This illustration depicts the three giant planets orbiting the Sun-like star Kepler 51 as compared to some of the planets in our solar system. There is no direct imaging. Therefore, the colors of the Kepler 51 planets in this illustration are imaginary. Credits: NASA, ESA, and L. Hustak and J. Olmsted (STScI)

Why are these exoplanets nicknamed “super-puffs” by Scientists?

A rare class of young Worlds that have “cotton candy densities” when compared to their sizes

Faisal Khan
Jan 8 · 3 min read

The Cosmos is filled with weird & strange phenomena — ones that stretch our imagination and challenge our understanding of the universe within the current framework of scientific concepts. I have touched base on a few of these mysteries in my previous articles — Fermi bubbles, Clouds orbiting a galaxy, exploding rocks from an asteroid & missing dark matter among galaxies to name of a few.

Seems like we have to add one more to the growing list of unknowns. Recent data from NASA’s Hubble Space Telescope provides clues about the chemistry of these puffy planets. The Jupiter sized exoplanets are located in the Kepler 51 star system, which was discovered by NASA’s Kepler space telescope in 2012. The surprise came in 2014 when the ultra-low densities of these exoplanets, orbiting a young Sun-like star, were discovered.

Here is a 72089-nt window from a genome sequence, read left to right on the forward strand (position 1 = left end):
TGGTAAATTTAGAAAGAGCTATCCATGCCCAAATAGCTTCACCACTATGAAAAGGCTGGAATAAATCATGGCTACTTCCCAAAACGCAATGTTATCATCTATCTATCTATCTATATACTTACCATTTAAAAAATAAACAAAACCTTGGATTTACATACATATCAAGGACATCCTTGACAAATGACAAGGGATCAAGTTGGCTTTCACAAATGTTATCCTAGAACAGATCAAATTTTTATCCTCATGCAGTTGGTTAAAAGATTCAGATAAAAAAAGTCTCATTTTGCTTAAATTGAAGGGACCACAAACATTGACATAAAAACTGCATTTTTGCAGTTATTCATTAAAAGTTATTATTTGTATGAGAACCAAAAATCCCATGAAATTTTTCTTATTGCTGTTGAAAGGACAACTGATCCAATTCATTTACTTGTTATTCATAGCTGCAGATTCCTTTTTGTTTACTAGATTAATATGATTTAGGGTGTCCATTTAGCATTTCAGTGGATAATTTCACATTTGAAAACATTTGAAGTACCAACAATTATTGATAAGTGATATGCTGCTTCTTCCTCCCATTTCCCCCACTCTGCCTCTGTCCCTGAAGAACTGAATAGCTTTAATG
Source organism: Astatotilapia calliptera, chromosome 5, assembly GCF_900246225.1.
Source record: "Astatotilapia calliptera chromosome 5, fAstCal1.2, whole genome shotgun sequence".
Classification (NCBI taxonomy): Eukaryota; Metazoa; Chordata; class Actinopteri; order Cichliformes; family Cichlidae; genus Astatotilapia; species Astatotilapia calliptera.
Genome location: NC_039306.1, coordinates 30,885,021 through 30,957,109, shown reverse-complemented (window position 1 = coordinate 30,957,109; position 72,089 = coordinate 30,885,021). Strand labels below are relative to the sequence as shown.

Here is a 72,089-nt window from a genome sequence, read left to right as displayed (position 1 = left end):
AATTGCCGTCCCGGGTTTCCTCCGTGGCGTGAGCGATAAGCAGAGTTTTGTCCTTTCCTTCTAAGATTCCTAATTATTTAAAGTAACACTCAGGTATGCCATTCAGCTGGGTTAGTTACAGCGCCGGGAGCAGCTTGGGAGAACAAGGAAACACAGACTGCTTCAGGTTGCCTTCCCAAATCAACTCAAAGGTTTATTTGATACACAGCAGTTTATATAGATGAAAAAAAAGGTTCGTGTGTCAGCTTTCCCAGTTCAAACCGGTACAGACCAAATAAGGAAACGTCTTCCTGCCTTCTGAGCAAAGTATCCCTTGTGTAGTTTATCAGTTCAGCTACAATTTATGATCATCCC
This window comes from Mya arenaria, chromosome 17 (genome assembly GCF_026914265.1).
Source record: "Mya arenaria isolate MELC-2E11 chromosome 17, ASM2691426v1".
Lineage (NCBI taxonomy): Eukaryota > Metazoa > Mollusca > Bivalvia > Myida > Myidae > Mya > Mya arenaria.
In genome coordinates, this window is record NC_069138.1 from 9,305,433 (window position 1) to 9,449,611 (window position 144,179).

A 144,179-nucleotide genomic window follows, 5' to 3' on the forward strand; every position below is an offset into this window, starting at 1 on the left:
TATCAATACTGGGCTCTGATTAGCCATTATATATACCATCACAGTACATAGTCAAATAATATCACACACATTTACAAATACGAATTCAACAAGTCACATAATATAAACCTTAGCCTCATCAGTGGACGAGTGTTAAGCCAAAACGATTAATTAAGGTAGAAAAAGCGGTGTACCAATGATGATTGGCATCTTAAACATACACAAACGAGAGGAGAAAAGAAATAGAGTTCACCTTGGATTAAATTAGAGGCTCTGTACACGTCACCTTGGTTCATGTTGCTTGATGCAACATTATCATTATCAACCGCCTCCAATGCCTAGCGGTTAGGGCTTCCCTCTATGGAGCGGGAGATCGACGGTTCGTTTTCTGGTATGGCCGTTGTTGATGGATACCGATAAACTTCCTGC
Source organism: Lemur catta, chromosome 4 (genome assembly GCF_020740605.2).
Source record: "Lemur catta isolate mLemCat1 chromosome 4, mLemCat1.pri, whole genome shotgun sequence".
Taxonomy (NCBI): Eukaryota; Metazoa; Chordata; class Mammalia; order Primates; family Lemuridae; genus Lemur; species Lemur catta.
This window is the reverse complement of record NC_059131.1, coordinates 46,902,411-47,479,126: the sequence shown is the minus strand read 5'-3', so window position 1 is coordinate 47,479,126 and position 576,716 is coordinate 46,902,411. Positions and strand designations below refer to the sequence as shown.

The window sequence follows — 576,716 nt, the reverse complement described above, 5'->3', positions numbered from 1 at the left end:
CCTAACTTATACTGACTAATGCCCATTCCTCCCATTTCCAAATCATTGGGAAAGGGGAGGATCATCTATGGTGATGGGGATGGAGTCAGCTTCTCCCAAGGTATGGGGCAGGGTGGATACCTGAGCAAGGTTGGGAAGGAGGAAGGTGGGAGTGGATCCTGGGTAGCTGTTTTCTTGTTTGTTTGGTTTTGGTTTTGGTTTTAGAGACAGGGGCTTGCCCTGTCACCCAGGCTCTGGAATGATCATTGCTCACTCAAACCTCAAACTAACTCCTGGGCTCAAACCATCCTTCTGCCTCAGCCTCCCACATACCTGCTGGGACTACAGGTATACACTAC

However, recent Hubble observations enabled the researchers to determine the mass & size of these planets with more precision. Two factors were considered in measuring the masses of these planets — change in orbital timings caused by the massive gravitational pull of these gas giants among each other combined with the duration when the planets pass in front of their host star (an event called a transit).

While the results for Kepler-51 b verified the previous observations of mass, the Kepler-51 d was found to be slightly less massive (puffier) than the previous measurement. To put things in perspective, these Jupiter sized exoplanets were only a few times massive than the Earth or roughly a hundred times lighter than Jupiter.

The team concluded that these ultra-low densities of Kepler exoplanets could be attributed to the younger stellar age of the system — coming in at only 500 million years old, compared to our 4.6-billion-year-old Sun. Models suggest that these planets formed outside the “snow line” region — an area where icy materials can survive, but they eventually moved closer to the star.

This close proximity to the star would cause their low-density atmospheres to evaporate over the next few billion years and Kepler-51 b would transform into a smaller & hotter version of Neptune, but the distant Kepler-51 d would continue to be a low-density oddball planet albeit shrinking a little.

Apart from this, the NASA research team also looked for traces of water on the planets Kepler-51 b and 51 d. However, they could not find any chemical signatures in the atmospheres of both these planets to confirm this. This endeavor was also partly hindered by clouds of particles high in their atmospheres. How and why the atmospheres of the exoplanets balloon outwards remains unknown.

Not all is lost though. With the James Webb Space Telescope becoming operational in 2021, it would provide much better observations in determining the atmospheric composition of these two planets. The JWST’s increased sensitivity to longer infrared wavelengths of light should be able to pierce the upper cloud layers and give astronomers better insights about the atmospheres of these exoplanets.

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Faisal Khan

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